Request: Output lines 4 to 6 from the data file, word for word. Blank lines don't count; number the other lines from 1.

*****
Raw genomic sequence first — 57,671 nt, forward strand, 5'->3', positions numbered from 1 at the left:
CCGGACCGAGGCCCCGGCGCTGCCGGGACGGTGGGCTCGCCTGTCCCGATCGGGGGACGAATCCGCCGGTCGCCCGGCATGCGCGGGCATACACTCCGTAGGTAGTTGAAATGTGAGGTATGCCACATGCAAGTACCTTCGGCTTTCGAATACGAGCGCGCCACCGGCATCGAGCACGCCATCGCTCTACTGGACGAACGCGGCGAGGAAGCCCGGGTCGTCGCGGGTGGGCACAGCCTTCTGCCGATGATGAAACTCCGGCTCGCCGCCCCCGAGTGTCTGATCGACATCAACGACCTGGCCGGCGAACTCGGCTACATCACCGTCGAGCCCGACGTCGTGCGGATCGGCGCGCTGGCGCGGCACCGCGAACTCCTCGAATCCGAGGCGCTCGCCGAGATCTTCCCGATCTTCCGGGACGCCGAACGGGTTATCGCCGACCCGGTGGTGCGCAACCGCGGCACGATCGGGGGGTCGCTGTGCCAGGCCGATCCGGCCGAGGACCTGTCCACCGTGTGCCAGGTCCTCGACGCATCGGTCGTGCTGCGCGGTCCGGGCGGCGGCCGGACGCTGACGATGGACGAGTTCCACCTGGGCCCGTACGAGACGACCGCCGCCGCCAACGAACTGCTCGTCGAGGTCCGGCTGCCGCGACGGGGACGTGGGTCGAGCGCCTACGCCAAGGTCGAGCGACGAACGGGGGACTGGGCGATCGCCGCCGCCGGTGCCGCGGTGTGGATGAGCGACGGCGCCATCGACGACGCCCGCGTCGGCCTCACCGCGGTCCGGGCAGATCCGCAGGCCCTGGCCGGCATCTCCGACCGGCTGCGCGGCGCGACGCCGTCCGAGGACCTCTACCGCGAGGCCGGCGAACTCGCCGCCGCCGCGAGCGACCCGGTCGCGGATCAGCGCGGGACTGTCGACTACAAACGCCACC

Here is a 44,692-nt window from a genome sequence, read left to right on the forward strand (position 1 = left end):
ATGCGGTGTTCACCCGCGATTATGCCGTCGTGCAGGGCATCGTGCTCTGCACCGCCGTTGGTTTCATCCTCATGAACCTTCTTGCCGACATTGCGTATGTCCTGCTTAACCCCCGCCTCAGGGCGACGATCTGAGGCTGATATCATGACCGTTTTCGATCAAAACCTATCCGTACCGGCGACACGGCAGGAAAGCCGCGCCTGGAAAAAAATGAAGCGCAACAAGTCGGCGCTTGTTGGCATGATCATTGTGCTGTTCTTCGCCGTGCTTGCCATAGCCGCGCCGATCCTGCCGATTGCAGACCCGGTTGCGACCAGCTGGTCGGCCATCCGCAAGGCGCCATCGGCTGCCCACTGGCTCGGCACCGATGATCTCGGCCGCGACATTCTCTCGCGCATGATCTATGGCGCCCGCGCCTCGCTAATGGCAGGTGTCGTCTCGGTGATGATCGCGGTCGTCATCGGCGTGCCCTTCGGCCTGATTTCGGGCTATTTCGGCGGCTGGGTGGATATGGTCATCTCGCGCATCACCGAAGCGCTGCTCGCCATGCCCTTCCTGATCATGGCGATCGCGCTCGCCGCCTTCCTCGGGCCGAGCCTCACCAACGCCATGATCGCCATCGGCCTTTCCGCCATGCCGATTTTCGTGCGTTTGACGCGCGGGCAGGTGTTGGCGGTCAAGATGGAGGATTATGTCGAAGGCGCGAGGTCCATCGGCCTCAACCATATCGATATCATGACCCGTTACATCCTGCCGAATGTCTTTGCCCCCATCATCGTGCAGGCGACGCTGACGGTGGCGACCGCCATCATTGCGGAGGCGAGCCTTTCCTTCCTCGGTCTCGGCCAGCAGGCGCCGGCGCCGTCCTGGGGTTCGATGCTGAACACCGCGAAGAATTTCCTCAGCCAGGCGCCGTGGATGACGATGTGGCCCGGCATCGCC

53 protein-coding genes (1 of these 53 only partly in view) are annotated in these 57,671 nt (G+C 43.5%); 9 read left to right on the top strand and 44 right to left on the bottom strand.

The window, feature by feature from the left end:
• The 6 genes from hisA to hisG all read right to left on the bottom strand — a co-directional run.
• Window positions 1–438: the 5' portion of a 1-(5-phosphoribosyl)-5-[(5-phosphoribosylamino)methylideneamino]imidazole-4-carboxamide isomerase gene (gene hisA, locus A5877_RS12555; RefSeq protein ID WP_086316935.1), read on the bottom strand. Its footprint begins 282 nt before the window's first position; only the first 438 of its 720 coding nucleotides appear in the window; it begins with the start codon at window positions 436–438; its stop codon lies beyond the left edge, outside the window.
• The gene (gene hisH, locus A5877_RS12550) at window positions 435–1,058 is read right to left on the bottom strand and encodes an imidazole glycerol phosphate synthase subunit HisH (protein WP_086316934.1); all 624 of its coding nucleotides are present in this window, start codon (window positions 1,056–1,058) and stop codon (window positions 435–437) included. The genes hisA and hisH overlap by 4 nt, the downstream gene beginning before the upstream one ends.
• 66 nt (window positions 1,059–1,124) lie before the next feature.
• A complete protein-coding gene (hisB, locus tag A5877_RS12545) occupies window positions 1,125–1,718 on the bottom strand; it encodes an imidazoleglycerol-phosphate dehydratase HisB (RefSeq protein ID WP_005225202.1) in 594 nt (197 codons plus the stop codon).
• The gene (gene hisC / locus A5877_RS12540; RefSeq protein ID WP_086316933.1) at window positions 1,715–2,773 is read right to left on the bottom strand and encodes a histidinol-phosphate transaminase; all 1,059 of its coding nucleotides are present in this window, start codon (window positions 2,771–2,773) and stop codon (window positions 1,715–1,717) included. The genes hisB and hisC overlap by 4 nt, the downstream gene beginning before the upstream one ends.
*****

ATGCGGTGTTCACCCGCGATTATGCCGTCGTGCAGGGCATCGTGCTCTGCACCGCCGTTGGTTTCATCCTCATGAACCTTCTTGCCGACATTGCGTATGTCCTGCTTAACCCCCGCCTCAGGGCGACGATCTGAGGCTGATATCATGACCGTTTTCGATCAAAACCTATCCGTACCGGCGACACGGCAGGAAAGCCGCGCCTGGAAAAAAATGAAGCGCAACAAGTCGGCGCTTGTTGGCATGATCATTGTGCTGTTCTTCGCCGTGCTTGCCATAGCCGCGCCGATCCTGCCGATTGCAGACCCGGTTGCGACCAGCTGGTCGGCCATCCGCAAGGCGCCATCGGCTGCCCACTGGCTCGGCACCGATGATCTCGGCCGCGACATTCTCTCGCGCATGATCTATGGCGCCCGCGCCTCGCTAATGGCAGGTGTCGTCTCGGTGATGATCGCGGTCGTCATCGGCGTGCCCTTCGGCCTGATTTCGGGCTATTTCGGCGGCTGGGTGGATATGGTCATCTCGCGCATCACCGAAGCGCTGCTCGCCATGCCCTTCCTGATCATGGCGATCGCGCTCGCCGCCTTCCTCGGGCCGAGCCTCACCAACGCCATGATCGCCATCGGCCTTTCCGCCATGCCGATTTTCGTGCGTTTGACGCGCGGGCAGGTGTTGGCGGTCAAGATGGAGGATTATGTCGAAGGCGCGAGGTCCATCGGCCTCAACCATATCGATATCATGACCCGTTACATCCTGCCGAATGTCTTTGCCCCCATCATCGTGCAGGCGACGCTGACGGTGGCGACCGCCATCATTGCGGAGGCGAGCCTTTCCTTCCTCGGTCTCGGCCAGCAGGCGCCGGCGCCGTCCTGGGGTTCGATGCTGAACACCGCGAAGAATTTCCTCAGCCAGGCGCCGTGGATGACGATGTGGCCCGGCATCGCC

53 protein-coding genes (1 of these 53 only partly in view) are annotated in these 57,671 nt (G+C 43.5%); 9 read left to right on the top strand and 44 right to left on the bottom strand.

The window, feature by feature from the left end: